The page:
Thursday, April 05, 2007

I'm Boxes

While I'll likely never be important enough to warrant an actual page on Wikipedia barring something massively embarrassing, I occassionally edit. Mostly unimportant articles on podcasts, sports franchises and fraternities. I did intend to change the values on some of the chemistry pages while I was TAing as an attempt at teaching the undergrads who were in my class that they should check Wikipedia's sources, but I never did actually get around to it. Still, as a very occasional Wikipedian, having an account brings with it a userpage. Unfortunately, as with many profile-type pages, it appeared to demand that I actually come up with a coherent article about myself. Most of you know that I'm not very good at coherence. Luckily, userboxes exist and require very little in the way of design, which is good. Because I suck at design. I no longer need to find a way to work into an article the fact that I, too, enjoyed the Big Lebowski and drink water and know that 0.999~=1. These little things can do it for me. And so, direct from Wikipedia, my userpage.

In the process of filling those out, I took the Political Compass test again. I think this is the first time I've ever actually been on the right of center on the economic axis, though I'm still pretty much within "centrist" on that, as far as I can tell. Unsurprisingly, I'm about as wacky left as you can get on the Libertarian-Authoritarian axis. If you take it, or have taken it in the past, let me know where you are.


Hal said...

Hm, never taken that political axis test, but I might at some point.

Honestly, I don't see much wrong with Wikipedia regarding science articles. Yeah, anything politically motivated is probably to be taken with a grain of salt, but the science articles don't have much room for bias. Most of them are just copy/pasted straight from legitimate sources anyhow.

Yeah, some moron can come along and mess with the data (ahem), but when you have 1000 other people who will swoop in and fix it, I think it's a self-correcting system.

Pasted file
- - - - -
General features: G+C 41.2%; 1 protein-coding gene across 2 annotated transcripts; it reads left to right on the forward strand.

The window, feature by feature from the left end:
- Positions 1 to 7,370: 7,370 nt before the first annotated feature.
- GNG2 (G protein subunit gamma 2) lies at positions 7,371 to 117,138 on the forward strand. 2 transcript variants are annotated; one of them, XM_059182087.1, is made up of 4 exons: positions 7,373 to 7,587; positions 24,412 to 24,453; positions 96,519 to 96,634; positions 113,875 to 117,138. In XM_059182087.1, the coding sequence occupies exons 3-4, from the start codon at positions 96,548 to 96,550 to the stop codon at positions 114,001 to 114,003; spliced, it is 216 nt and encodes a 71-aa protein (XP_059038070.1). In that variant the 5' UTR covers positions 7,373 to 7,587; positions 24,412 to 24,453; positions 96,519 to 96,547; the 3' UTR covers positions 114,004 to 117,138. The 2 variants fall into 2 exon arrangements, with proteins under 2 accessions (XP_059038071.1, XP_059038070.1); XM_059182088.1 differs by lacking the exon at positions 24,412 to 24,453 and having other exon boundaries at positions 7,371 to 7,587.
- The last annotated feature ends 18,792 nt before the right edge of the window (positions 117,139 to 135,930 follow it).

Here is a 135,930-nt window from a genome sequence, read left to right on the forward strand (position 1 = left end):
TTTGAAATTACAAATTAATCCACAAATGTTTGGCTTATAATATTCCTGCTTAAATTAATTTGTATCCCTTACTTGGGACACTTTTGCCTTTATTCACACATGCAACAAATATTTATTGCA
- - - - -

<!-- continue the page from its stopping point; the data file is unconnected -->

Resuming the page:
To me, it's almost like the peer-review system.

-Murphy said...

Some of it's copy/pasted straight from the legitimate sources. Other parts are copy/pasted from other science articles. I've found at least a few chemical articles that have had the standard form on the side with either no values or the values of another entry, and have seen specific language removed in preference of vague language (in the Chicago River article, "fluorescein dye" was recently replaced with "green dye", which is kind of correct but is much less informative and is less correct.

As far as "1000 people swooping in" to save the day, I don't buy it. It's not difficult to find errors that are somewhat longstanding, and I fear that they're more likely to crop up and stand on science pages, especially those that are about very specific subjects (like individula chemicals.) If you vandalize George Bush's page, it'll get caught quickly because a lot of people access the page and a lot of people are kind of expecting some vandalism. Less people are expecting vandalism on very specific scientific articles, and errors tend to stand for longer. I don't think it's like the peer-review system as the people who review things for publication in science are
1) generally at least moderately familiar with the field.
2) actually given articles to review, rather than having to stumble upon them.

In that, I do really support the Wikipedia Projects, which seek to improve certain related articles. They do really good work. But it's not perfect.

I don't have anything against Wikipedia as such. I think it's a great idea, I try to contribute when I can and I use it a lot. I just don't think that I'd rely on it as evidence of anything without checking sources, which is what citing it in a paper feels like to me. I think it will probably be a long time before I look through an article in JACS or J. Org. Chem. or Macromolecules and find a citation to Wikipedia. That's all. And I feel that a part of being a TA is teaching the students how to write a scientific article that could be published. It's a skill that's difficult to learn, that I don't have yet and that I think we need to teach better.